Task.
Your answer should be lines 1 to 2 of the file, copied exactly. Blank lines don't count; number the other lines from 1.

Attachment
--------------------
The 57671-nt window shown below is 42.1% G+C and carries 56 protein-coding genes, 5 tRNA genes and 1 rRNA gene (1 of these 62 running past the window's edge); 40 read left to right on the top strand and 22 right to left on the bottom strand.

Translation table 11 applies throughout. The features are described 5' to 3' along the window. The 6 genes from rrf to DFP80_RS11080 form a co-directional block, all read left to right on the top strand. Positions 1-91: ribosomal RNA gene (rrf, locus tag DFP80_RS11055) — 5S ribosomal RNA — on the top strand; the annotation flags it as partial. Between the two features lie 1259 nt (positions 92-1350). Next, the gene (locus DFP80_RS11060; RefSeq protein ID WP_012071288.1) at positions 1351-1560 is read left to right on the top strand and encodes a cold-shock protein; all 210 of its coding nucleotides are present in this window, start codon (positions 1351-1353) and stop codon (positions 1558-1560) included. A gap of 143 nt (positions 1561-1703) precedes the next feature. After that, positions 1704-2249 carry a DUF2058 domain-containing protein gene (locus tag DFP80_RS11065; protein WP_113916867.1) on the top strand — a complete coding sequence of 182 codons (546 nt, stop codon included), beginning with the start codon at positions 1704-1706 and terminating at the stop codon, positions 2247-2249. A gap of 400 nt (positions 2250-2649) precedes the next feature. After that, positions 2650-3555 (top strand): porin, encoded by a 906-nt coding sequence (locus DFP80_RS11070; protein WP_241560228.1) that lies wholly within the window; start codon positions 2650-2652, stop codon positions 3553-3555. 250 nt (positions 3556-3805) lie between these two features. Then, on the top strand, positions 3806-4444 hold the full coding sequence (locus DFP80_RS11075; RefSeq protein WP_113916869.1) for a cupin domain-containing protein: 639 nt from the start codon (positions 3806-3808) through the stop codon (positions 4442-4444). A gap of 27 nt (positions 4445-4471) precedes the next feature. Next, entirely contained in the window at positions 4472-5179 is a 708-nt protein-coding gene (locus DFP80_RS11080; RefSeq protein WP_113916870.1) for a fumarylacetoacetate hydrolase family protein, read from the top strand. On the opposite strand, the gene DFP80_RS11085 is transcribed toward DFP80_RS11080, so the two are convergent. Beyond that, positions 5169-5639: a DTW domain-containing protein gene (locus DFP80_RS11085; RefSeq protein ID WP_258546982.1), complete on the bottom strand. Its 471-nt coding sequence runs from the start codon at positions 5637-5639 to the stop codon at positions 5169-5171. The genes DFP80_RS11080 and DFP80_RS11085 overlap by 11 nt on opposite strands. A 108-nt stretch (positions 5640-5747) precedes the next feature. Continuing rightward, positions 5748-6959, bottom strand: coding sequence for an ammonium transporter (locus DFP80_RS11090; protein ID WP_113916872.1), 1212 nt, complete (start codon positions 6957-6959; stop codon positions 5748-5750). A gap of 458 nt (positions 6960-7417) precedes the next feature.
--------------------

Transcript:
The 57671-nt window shown below is 42.1% G+C and carries 56 protein-coding genes, 5 tRNA genes and 1 rRNA gene (1 of these 62 running past the window's edge); 40 read left to right on the top strand and 22 right to left on the bottom strand.

Translation table 11 applies throughout. The features are described 5' to 3' along the window. The 6 genes from rrf to DFP80_RS11080 form a co-directional block, all read left to right on the top strand. Positions 1-91: ribosomal RNA gene (rrf, locus tag DFP80_RS11055) — 5S ribosomal RNA — on the top strand; the annotation flags it as partial. Between the two features lie 1259 nt (positions 92-1350). Next, the gene (locus DFP80_RS11060; RefSeq protein ID WP_012071288.1) at positions 1351-1560 is read left to right on the top strand and encodes a cold-shock protein; all 210 of its coding nucleotides are present in this window, start codon (positions 1351-1353) and stop codon (positions 1558-1560) included. A gap of 143 nt (positions 1561-1703) precedes the next feature. After that, positions 1704-2249 carry a DUF2058 domain-containing protein gene (locus tag DFP80_RS11065; protein WP_113916867.1) on the top strand — a complete coding sequence of 182 codons (546 nt, stop codon included), beginning with the start codon at positions 1704-1706 and terminating at the stop codon, positions 2247-2249. A gap of 400 nt (positions 2250-2649) precedes the next feature. After that, positions 2650-3555 (top strand): porin, encoded by a 906-nt coding sequence (locus DFP80_RS11070; protein WP_241560228.1) that lies wholly within the window; start codon positions 2650-2652, stop codon positions 3553-3555. 250 nt (positions 3556-3805) lie between these two features. Then, on the top strand, positions 3806-4444 hold the full coding sequence (locus DFP80_RS11075; RefSeq protein WP_113916869.1) for a cupin domain-containing protein: 639 nt from the start codon (positions 3806-3808) through the stop codon (positions 4442-4444). A gap of 27 nt (positions 4445-4471) precedes the next feature. Next, entirely contained in the window at positions 4472-5179 is a 708-nt protein-coding gene (locus DFP80_RS11080; RefSeq protein WP_113916870.1) for a fumarylacetoacetate hydrolase family protein, read from the top strand. On the opposite strand, the gene DFP80_RS11085 is transcribed toward DFP80_RS11080, so the two are convergent. Beyond that, positions 5169-5639: a DTW domain-containing protein gene (locus DFP80_RS11085; RefSeq protein ID WP_258546982.1), complete on the bottom strand. Its 471-nt coding sequence runs from the start codon at positions 5637-5639 to the stop codon at positions 5169-5171. The genes DFP80_RS11080 and DFP80_RS11085 overlap by 11 nt on opposite strands. A 108-nt stretch (positions 5640-5747) precedes the next feature. Continuing rightward, positions 5748-6959, bottom strand: coding sequence for an ammonium transporter (locus DFP80_RS11090; protein ID WP_113916872.1), 1212 nt, complete (start codon positions 6957-6959; stop codon positions 5748-5750). A gap of 458 nt (positions 6960-7417) precedes the next feature.